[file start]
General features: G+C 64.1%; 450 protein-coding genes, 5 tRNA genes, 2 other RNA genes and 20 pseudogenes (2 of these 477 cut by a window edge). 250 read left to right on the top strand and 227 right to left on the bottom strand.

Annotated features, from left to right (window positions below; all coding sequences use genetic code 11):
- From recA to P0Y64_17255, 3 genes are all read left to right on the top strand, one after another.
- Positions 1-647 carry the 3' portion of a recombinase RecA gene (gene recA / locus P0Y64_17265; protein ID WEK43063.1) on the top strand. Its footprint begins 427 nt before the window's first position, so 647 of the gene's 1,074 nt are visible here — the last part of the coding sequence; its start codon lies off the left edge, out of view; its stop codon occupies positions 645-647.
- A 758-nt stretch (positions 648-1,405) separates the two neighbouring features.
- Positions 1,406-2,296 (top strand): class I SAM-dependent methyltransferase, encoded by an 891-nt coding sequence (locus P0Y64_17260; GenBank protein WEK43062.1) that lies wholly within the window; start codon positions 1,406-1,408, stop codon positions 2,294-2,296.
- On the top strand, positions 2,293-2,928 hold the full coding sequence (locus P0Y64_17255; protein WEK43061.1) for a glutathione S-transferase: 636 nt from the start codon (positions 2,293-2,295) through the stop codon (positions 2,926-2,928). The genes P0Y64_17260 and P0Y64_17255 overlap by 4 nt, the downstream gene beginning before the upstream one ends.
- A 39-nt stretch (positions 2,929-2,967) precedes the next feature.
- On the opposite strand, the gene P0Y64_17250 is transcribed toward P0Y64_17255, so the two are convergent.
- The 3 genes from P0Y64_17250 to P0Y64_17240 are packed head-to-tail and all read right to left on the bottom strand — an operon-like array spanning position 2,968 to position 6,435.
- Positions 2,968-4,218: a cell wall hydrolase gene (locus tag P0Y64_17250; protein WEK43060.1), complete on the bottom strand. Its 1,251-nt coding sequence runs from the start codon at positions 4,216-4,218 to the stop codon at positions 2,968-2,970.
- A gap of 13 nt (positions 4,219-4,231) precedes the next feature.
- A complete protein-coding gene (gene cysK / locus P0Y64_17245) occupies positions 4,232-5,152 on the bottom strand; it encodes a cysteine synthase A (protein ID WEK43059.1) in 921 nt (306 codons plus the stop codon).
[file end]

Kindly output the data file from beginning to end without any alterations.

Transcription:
General features: G+C 64.1%; 450 protein-coding genes, 5 tRNA genes, 2 other RNA genes and 20 pseudogenes (2 of these 477 cut by a window edge). 250 read left to right on the top strand and 227 right to left on the bottom strand.

Annotated features, from left to right (window positions below; all coding sequences use genetic code 11):
- From recA to P0Y64_17255, 3 genes are all read left to right on the top strand, one after another.
- Positions 1-647 carry the 3' portion of a recombinase RecA gene (gene recA / locus P0Y64_17265; protein ID WEK43063.1) on the top strand. Its footprint begins 427 nt before the window's first position, so 647 of the gene's 1,074 nt are visible here — the last part of the coding sequence; its start codon lies off the left edge, out of view; its stop codon occupies positions 645-647.
- A 758-nt stretch (positions 648-1,405) separates the two neighbouring features.
- Positions 1,406-2,296 (top strand): class I SAM-dependent methyltransferase, encoded by an 891-nt coding sequence (locus P0Y64_17260; GenBank protein WEK43062.1) that lies wholly within the window; start codon positions 1,406-1,408, stop codon positions 2,294-2,296.
- On the top strand, positions 2,293-2,928 hold the full coding sequence (locus P0Y64_17255; protein WEK43061.1) for a glutathione S-transferase: 636 nt from the start codon (positions 2,293-2,295) through the stop codon (positions 2,926-2,928). The genes P0Y64_17260 and P0Y64_17255 overlap by 4 nt, the downstream gene beginning before the upstream one ends.
- A 39-nt stretch (positions 2,929-2,967) precedes the next feature.
- On the opposite strand, the gene P0Y64_17250 is transcribed toward P0Y64_17255, so the two are convergent.
- The 3 genes from P0Y64_17250 to P0Y64_17240 are packed head-to-tail and all read right to left on the bottom strand — an operon-like array spanning position 2,968 to position 6,435.
- Positions 2,968-4,218: a cell wall hydrolase gene (locus tag P0Y64_17250; protein WEK43060.1), complete on the bottom strand. Its 1,251-nt coding sequence runs from the start codon at positions 4,216-4,218 to the stop codon at positions 2,968-2,970.
- A gap of 13 nt (positions 4,219-4,231) precedes the next feature.
- A complete protein-coding gene (gene cysK / locus P0Y64_17245) occupies positions 4,232-5,152 on the bottom strand; it encodes a cysteine synthase A (protein ID WEK43059.1) in 921 nt (306 codons plus the stop codon).